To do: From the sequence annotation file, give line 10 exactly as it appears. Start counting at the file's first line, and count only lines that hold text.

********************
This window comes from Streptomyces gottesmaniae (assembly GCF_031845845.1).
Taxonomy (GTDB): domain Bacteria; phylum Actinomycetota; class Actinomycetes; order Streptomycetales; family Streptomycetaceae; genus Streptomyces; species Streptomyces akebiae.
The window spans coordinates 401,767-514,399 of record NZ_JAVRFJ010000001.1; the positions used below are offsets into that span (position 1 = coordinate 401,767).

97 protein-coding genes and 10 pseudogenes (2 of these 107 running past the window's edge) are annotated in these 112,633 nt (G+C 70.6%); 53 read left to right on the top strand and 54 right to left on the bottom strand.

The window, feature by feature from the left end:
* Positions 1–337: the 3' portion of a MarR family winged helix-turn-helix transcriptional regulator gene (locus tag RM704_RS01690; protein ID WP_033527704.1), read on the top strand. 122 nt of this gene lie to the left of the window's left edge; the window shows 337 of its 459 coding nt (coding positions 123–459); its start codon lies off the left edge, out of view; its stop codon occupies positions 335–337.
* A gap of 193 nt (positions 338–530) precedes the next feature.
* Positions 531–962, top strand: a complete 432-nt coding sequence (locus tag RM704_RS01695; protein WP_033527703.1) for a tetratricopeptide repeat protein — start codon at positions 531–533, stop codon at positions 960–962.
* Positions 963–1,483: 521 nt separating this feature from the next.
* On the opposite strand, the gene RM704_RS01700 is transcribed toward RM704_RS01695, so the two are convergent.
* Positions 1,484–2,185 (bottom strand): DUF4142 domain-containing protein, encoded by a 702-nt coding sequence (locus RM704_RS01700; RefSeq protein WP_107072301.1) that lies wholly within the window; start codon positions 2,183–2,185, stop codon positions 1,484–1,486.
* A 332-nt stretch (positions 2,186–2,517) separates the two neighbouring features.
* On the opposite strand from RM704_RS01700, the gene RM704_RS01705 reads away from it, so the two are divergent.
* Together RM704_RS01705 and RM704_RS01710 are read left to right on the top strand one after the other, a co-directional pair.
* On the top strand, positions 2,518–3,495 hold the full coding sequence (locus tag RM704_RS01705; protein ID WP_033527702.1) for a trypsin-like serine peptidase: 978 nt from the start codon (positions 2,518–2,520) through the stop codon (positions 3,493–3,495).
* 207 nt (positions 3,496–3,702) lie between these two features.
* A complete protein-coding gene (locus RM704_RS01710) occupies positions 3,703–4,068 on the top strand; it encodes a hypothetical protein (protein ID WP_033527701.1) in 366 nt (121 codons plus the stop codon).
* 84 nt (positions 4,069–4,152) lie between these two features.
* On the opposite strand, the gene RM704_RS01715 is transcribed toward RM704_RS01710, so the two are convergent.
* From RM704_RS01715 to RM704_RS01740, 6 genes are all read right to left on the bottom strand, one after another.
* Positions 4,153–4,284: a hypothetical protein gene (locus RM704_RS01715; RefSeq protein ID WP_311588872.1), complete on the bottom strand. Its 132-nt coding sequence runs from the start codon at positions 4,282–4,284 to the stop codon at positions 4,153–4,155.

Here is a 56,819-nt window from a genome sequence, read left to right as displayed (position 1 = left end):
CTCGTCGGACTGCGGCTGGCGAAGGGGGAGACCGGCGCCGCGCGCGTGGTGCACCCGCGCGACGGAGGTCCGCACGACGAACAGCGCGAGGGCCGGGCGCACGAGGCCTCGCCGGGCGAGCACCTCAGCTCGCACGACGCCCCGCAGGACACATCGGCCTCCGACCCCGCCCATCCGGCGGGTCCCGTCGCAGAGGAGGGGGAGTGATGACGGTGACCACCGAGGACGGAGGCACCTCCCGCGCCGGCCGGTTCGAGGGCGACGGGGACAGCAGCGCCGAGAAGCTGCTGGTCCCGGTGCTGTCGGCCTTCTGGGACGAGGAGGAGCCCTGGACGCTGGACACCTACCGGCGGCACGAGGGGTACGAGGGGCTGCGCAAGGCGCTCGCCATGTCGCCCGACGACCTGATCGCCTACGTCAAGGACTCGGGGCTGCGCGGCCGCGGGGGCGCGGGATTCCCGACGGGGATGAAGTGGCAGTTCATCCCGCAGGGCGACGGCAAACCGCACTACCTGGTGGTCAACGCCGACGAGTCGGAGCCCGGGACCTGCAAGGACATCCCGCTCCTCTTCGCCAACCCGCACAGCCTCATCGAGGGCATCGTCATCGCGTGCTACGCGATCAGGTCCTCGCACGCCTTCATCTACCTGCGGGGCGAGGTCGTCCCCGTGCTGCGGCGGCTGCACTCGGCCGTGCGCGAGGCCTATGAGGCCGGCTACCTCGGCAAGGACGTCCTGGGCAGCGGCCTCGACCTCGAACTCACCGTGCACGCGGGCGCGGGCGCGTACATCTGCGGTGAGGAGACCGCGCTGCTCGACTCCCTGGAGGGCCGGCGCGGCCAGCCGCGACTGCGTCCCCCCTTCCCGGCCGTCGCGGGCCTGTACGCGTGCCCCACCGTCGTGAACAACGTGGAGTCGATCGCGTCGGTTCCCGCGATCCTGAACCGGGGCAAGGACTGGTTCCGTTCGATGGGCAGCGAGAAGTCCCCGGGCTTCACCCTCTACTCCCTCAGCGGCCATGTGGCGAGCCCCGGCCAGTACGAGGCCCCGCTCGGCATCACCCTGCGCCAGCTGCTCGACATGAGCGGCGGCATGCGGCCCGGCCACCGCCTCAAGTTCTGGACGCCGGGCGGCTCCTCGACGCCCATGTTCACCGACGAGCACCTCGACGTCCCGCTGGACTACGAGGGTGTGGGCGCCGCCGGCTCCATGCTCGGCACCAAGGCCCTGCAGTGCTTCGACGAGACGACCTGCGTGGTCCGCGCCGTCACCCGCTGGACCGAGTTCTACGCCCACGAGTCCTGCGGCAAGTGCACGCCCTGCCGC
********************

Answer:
* On the opposite strand, the gene RM704_RS01700 is transcribed toward RM704_RS01695, so the two are convergent.